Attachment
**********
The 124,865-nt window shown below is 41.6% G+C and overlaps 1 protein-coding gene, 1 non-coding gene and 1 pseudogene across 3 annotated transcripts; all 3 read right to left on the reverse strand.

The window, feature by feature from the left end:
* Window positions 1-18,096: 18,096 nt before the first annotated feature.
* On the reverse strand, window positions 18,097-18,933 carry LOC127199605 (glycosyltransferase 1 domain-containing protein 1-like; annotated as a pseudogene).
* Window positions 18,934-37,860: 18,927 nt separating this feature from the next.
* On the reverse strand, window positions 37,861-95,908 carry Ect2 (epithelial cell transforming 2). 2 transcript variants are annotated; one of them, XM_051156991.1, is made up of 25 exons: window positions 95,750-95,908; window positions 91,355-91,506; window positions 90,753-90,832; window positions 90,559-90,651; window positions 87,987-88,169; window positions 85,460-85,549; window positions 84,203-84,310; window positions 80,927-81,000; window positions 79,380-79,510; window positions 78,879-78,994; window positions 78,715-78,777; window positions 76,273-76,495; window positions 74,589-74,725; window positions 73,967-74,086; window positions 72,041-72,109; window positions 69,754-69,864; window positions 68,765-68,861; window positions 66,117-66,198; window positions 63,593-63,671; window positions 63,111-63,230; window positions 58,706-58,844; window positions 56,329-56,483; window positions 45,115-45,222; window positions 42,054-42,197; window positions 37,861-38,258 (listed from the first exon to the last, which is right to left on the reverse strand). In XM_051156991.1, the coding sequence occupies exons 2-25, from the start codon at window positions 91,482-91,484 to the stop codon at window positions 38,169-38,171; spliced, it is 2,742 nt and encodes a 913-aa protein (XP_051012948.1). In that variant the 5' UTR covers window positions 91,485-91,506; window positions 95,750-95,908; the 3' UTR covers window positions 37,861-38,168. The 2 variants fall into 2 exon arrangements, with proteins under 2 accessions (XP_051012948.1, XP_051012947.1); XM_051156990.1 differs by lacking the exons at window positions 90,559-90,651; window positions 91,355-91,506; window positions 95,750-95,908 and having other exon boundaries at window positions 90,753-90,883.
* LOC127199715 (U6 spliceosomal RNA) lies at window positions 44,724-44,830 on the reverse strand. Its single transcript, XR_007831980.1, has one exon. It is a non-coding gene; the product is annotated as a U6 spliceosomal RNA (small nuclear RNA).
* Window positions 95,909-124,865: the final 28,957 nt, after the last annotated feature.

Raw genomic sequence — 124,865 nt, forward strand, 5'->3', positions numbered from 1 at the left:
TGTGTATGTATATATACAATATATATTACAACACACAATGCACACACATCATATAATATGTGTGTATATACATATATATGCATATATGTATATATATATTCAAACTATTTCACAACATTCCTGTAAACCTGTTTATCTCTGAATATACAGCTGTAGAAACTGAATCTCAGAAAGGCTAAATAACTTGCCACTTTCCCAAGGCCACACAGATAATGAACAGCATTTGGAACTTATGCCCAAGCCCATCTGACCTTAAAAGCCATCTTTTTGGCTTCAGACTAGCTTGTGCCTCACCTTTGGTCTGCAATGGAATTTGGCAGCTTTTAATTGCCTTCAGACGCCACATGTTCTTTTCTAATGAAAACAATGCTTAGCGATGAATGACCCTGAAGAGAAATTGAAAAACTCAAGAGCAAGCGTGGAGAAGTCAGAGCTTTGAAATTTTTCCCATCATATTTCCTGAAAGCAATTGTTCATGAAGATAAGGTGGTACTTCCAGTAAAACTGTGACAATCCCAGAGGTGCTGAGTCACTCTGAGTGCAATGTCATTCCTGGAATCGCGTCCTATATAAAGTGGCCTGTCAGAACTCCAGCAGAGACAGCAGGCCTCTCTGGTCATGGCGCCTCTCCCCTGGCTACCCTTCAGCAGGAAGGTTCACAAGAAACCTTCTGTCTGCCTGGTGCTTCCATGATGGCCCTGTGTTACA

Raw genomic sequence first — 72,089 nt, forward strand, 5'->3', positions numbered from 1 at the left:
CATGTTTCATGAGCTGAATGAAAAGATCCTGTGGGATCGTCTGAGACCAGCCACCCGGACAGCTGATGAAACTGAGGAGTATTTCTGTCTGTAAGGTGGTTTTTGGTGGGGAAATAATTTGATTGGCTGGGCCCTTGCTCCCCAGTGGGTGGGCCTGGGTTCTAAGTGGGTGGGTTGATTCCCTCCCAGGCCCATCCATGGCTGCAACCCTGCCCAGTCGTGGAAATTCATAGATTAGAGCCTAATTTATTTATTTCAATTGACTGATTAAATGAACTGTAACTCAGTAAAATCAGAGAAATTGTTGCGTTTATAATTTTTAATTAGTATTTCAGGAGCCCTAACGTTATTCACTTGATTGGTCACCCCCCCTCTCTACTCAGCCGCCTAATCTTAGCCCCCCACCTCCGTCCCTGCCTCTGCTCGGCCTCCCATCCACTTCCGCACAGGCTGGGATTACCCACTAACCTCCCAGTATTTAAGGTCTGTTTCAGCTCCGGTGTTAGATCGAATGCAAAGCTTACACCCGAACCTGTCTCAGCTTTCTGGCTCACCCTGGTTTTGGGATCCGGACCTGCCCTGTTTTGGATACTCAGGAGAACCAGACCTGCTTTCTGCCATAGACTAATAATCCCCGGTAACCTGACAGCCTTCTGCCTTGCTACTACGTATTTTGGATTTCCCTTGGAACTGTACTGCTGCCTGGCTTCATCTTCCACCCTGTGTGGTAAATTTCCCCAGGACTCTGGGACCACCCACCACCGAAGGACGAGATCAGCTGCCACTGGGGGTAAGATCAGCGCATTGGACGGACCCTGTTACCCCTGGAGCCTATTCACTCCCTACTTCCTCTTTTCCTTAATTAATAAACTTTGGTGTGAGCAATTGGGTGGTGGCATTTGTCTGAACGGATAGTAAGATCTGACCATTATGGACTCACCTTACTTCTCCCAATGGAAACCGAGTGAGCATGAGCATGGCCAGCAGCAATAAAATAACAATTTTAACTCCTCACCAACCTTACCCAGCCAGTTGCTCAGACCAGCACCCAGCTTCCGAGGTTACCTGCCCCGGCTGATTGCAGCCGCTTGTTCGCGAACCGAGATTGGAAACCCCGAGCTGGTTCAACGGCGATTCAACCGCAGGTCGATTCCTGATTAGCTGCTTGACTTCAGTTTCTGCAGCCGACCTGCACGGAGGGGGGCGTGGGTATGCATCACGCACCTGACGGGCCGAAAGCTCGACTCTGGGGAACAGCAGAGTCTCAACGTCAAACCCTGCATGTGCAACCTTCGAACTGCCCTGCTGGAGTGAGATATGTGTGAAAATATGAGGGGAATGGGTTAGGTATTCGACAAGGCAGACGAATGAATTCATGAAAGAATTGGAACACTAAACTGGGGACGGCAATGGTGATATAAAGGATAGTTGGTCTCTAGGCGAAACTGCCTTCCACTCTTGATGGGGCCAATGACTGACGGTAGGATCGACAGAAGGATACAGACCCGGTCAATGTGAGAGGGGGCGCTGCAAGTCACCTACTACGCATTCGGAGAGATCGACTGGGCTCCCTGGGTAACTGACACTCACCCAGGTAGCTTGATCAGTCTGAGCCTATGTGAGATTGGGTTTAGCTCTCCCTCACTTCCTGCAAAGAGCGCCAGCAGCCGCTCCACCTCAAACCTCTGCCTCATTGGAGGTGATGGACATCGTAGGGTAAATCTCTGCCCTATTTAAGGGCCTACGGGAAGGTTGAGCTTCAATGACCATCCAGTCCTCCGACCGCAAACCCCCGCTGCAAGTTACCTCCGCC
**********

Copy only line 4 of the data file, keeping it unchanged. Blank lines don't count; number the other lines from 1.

* On the reverse strand, window positions 18,097-18,933 carry LOC127199605 (glycosyltransferase 1 domain-containing protein 1-like; annotated as a pseudogene).